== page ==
3.2.2 Satellite units
Donor exposure can be reduced by fractioning a single donor unit into multiple smaller aliquots (‘Paedipaks’, approximately 50 mL) to be reserved for a single neonate for repetitive transfusions until expiry of the unit is reached. To avoid volume overload, Paedipaks are ‘plasma reduced’ and prepared to a haematocrit of 0.5 – 0.7.
3.2.3 Time limit for RBC transfusion
It is important that blood components brought to room temperature are transfused as soon as possible (start at least within 30 minutes) following receipt from the blood bank. RBC transfusion should be completed within 4 hours following removal of the unit from a monitored blood refrigerator.
3.2.4 Pre-transfusion serologic testing
A pre-transfusion blood sample taken from the newborn (capillary, venous or arterial sample from the infant or the umbilical cord) is used by the blood bank to perform a ‘type and screen’ limited to ABO and Rhesus D typing of RBCs. Mother serum or plasma can be utilised in infants below 4 weeks of age to screen for unexpected RBC antibodies. If mother serum is unavailable, RBC antibody screening will be performed in a neonatal blood sample.19) If a mothers initial antibody screen and the infants direct antiglobulin (Coombs) test is negative, it is generally not necessary to repeat the screen up to four months of age. In case of a positive antibody screen in the mother or a positive direct antiglobulin test in the newborn, transfusion of antigen negative red cell units is possible with a negative cross match.
3.3 Laboratory section – summary
4. Clinical section
4.1 When should we transfuse neonates?
Until recently, evidence on transfusion thresholds in preterm infants was limited. Several randomised controlled trials have now addressed the risks and benefits of liberal or restrictive RBC transfusion policies in VLBW infants. The PINT trial showed no difference between low and high haemoglobin transfusion thresholds with respect to clinically significant complications in neonates to 36 weeks of postmenstrual age.20) However, post-hoc analyses suggested that cognitive impairment may be more common with restrictive transfusion thresholds.21) The TOP and ETTNO trials further examined the effect of transfusion practice on neurodevelopment in extremely-low-birth-weight infants.22,23) Both trials reported that a liberal versus restrictive RBC transfusion threshold did not impact the risk of death or disability (cognitive deficit, cerebral palsy or severe visual and hearing impairment) at 24 months corrected age. Of note, no effects of RBC transfusions on beneficial or adverse outcomes including stage 2 or 3 NEC, bronchopulmonary dysplasia, and ROP were found in the TOP and ETTNO trials. To limit donor exposure and the risk of transfusion-related complications, we recommend restrictive RBC transfusion thresholds for newborn infants with anaemia. Although little evidence exists specifically related to term infants, we advocate for the use of the same transfusion thresholds for preterm and term infants without acute blood loss for reasons of practicability.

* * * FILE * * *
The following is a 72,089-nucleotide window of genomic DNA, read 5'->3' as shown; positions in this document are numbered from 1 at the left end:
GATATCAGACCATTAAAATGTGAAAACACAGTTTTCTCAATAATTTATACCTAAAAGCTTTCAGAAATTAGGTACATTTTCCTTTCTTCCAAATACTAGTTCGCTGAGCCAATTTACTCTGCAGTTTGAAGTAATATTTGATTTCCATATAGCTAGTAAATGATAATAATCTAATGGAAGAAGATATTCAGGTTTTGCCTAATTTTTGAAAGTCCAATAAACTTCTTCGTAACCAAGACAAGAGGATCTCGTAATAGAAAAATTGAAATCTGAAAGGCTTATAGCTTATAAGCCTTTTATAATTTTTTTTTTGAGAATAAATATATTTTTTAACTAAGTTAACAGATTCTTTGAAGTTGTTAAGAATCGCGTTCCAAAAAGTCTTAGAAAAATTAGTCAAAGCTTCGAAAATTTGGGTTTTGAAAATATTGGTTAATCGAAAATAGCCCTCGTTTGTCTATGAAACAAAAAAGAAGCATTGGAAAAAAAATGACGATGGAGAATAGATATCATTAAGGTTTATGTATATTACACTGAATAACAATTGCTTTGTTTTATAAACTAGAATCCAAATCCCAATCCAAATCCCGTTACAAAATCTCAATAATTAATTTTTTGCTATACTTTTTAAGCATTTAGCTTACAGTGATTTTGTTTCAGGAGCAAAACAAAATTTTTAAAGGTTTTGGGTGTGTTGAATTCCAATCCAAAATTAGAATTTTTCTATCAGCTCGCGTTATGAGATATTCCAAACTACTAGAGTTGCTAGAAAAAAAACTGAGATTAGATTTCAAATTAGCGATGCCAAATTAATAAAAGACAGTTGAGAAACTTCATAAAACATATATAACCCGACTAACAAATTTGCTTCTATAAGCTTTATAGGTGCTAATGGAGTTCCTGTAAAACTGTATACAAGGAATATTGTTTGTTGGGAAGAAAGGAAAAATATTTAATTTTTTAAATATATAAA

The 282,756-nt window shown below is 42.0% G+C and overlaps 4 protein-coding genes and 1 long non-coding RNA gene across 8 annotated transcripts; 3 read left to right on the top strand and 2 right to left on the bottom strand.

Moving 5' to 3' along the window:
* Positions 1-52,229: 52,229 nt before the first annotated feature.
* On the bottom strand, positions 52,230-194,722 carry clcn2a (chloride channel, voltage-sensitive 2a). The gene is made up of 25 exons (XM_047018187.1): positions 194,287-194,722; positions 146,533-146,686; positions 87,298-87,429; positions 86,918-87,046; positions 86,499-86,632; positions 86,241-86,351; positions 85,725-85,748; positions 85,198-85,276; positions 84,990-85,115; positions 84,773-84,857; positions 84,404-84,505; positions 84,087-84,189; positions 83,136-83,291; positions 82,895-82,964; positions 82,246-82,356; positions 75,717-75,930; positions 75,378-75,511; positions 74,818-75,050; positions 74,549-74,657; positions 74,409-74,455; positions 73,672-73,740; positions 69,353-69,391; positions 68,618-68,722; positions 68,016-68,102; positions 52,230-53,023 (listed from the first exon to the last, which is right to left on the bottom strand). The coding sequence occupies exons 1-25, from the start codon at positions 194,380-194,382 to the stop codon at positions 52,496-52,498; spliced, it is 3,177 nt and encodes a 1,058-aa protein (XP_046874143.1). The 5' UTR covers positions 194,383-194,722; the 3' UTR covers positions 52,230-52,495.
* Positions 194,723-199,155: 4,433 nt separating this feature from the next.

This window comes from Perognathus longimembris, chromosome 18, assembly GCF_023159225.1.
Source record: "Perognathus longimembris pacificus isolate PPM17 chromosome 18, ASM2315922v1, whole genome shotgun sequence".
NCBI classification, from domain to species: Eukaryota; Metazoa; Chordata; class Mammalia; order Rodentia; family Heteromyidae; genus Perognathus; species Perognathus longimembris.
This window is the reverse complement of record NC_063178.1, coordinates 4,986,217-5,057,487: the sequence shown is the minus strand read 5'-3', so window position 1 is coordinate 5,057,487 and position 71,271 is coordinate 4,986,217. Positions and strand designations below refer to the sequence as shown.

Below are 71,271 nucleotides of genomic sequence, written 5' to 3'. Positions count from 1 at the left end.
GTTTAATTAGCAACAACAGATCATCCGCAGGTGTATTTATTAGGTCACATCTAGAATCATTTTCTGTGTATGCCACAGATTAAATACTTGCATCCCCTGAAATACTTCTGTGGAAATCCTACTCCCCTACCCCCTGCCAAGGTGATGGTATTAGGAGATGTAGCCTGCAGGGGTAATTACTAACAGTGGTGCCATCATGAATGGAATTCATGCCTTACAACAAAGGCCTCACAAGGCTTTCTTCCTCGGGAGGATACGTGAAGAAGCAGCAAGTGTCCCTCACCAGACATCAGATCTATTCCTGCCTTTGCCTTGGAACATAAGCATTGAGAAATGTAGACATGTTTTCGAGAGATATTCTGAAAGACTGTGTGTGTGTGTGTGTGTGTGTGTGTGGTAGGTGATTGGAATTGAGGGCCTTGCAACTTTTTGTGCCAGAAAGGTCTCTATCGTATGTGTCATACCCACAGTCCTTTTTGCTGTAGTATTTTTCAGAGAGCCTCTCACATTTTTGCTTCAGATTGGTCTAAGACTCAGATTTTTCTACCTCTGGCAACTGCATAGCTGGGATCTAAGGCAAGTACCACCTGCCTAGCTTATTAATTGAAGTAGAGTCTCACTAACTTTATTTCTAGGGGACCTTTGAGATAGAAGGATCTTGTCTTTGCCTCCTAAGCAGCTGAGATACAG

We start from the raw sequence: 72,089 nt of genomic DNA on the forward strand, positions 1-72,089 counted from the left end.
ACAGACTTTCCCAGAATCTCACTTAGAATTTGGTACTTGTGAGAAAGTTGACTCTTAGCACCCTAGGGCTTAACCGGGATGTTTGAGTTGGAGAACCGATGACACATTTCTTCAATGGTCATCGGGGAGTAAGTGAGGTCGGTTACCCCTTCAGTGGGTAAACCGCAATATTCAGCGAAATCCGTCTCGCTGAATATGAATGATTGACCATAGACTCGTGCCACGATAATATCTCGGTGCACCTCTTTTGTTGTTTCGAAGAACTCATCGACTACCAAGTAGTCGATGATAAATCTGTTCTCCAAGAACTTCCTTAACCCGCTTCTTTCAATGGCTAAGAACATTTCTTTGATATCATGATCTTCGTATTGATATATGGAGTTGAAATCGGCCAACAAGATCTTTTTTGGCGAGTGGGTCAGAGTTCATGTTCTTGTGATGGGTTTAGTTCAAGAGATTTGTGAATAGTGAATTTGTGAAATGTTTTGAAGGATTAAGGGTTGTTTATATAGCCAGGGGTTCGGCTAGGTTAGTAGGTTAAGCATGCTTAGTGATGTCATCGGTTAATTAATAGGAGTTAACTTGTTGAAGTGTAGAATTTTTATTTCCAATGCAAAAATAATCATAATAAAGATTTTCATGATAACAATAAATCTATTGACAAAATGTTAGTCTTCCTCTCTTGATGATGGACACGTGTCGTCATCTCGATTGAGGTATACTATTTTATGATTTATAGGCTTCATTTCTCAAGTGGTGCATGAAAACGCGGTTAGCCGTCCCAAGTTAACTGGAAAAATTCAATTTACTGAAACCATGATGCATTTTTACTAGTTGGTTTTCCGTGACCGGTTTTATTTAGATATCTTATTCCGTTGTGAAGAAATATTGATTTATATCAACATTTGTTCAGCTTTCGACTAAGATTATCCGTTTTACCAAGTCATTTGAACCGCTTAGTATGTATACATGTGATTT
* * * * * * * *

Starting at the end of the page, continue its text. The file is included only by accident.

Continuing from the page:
Commonly, RBC transfusion haematocrit trigger thresholds are based on the infant’s postnatal age and current state of health (critical versus noncritical). In line with the restrictive policy of the ETTNO study protocol, we suggest the following RBC transfusion thresholds:
The need for transfusion in an infant with acute blood loss is dependent upon persistent clinical signs of inadequate oxygen delivery following intravascular volume restoration and may dictate an individualised approach.
4.2 How should we administer red blood cells?
4.2.1 Vascular access
RBCs can be transfused through most peripheral and central venous catheters. Although there is a complete lack of literature on the preferred vascular access, a separate peripheral venous access is generally preferred over the use of a central venous catheter because of lower risks for thrombosis, occlusion, dislodgment or infection.24) Narrow lumen catheters, such as peripherally inserted central catheters (PICC lines) are not recommended for the transfusion of RBCs due to reduced flow rates with the accompanying risk of clotting, catheter obstruction, and haemolysis due to excessive pressures.25,26)
4.2.2 Blood filter